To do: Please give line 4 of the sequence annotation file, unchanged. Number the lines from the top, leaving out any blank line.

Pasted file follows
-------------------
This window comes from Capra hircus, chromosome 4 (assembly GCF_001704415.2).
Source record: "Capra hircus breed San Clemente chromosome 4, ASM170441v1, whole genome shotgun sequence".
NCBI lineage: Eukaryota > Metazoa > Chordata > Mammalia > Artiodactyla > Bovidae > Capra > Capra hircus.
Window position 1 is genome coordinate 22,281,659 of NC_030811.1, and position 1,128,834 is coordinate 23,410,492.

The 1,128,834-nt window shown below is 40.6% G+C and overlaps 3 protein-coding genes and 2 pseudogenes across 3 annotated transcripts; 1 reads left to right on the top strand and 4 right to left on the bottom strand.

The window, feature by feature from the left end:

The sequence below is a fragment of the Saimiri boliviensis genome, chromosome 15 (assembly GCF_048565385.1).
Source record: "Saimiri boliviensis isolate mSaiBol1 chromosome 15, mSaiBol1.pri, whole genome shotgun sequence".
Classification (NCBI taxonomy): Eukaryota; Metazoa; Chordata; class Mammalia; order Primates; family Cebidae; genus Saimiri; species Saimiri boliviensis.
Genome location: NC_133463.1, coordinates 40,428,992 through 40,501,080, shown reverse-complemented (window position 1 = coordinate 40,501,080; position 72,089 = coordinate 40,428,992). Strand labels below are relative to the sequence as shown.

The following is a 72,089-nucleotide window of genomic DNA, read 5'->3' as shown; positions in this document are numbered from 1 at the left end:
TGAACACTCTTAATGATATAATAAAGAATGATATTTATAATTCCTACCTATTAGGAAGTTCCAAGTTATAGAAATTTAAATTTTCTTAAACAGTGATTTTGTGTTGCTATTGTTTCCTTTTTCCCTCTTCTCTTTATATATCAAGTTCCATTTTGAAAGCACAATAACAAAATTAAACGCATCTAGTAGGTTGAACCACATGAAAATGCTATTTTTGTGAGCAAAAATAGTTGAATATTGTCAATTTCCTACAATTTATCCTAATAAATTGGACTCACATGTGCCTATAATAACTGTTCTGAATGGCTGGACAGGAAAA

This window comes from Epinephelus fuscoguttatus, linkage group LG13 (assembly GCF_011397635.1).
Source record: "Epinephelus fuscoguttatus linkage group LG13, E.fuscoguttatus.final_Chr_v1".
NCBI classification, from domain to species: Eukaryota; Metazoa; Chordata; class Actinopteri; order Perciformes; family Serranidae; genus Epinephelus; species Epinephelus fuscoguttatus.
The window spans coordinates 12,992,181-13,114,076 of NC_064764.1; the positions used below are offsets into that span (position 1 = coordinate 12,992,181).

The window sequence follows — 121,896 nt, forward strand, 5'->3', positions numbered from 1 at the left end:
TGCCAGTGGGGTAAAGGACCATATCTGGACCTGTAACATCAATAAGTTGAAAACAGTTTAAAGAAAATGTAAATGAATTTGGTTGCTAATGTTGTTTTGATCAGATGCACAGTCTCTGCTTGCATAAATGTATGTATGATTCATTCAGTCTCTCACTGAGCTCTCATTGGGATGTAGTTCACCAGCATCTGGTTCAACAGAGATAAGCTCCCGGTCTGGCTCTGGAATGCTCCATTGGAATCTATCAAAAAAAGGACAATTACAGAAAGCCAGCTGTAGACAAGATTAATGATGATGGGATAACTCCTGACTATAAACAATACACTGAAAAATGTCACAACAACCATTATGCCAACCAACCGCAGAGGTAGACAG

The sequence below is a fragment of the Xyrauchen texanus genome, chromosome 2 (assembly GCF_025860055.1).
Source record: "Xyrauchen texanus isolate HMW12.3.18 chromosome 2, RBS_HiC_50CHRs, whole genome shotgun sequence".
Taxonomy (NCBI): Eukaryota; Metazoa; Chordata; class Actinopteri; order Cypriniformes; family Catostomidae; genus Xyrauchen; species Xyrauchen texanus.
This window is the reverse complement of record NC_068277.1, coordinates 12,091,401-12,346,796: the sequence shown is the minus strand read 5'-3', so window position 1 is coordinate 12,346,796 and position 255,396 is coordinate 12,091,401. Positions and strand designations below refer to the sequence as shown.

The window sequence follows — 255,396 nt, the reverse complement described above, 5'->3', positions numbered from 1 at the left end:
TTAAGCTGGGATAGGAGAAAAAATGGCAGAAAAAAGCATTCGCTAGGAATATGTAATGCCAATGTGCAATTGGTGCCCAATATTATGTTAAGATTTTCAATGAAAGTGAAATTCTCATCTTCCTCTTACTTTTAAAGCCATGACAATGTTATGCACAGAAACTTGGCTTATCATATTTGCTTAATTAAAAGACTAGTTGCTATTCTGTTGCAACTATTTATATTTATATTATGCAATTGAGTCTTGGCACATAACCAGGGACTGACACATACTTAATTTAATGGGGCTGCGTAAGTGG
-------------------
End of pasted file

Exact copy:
Window position 1 is genome coordinate 22,281,659 of NC_030811.1, and position 1,128,834 is coordinate 23,410,492.